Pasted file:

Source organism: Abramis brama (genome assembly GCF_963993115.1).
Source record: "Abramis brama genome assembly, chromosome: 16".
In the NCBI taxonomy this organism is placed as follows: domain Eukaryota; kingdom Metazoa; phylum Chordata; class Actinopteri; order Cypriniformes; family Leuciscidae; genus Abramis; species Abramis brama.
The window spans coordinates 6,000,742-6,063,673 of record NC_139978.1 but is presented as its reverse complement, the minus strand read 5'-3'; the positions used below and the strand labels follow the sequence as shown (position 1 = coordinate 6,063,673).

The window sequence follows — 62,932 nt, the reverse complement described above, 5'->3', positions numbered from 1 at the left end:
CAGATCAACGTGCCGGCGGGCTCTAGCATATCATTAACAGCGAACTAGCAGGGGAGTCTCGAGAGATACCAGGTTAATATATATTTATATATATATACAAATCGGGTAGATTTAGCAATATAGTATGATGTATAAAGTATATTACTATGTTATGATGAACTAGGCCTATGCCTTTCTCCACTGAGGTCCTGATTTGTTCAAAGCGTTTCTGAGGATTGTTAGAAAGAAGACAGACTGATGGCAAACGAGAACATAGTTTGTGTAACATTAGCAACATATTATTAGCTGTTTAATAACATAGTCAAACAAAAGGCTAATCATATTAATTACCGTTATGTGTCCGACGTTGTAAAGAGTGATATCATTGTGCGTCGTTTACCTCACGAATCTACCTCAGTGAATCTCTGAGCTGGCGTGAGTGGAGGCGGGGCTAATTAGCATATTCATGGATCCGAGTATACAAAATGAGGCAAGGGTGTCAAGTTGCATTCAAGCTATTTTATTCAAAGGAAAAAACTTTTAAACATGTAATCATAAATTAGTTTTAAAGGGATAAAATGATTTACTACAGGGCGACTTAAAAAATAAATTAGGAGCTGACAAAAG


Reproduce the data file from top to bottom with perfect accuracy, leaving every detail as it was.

Source organism: Abramis brama (genome assembly GCF_963993115.1).
Source record: "Abramis brama genome assembly, chromosome: 16".
In the NCBI taxonomy this organism is placed as follows: domain Eukaryota; kingdom Metazoa; phylum Chordata; class Actinopteri; order Cypriniformes; family Leuciscidae; genus Abramis; species Abramis brama.
The window spans coordinates 6,000,742-6,063,673 of record NC_139978.1 but is presented as its reverse complement, the minus strand read 5'-3'; the positions used below and the strand labels follow the sequence as shown (position 1 = coordinate 6,063,673).

The window sequence follows — 62,932 nt, the reverse complement described above, 5'->3', positions numbered from 1 at the left end:
CAGATCAACGTGCCGGCGGGCTCTAGCATATCATTAACAGCGAACTAGCAGGGGAGTCTCGAGAGATACCAGGTTAATATATATTTATATATATATACAAATCGGGTAGATTTAGCAATATAGTATGATGTATAAAGTATATTACTATGTTATGATGAACTAGGCCTATGCCTTTCTCCACTGAGGTCCTGATTTGTTCAAAGCGTTTCTGAGGATTGTTAGAAAGAAGACAGACTGATGGCAAACGAGAACATAGTTTGTGTAACATTAGCAACATATTATTAGCTGTTTAATAACATAGTCAAACAAAAGGCTAATCATATTAATTACCGTTATGTGTCCGACGTTGTAAAGAGTGATATCATTGTGCGTCGTTTACCTCACGAATCTACCTCAGTGAATCTCTGAGCTGGCGTGAGTGGAGGCGGGGCTAATTAGCATATTCATGGATCCGAGTATACAAAATGAGGCAAGGGTGTCAAGTTGCATTCAAGCTATTTTATTCAAAGGAAAAAACTTTTAAACATGTAATCATAAATTAGTTTTAAAGGGATAAAATGATTTACTACAGGGCGACTTAAAAAATAAATTAGGAGCTGACAAAAG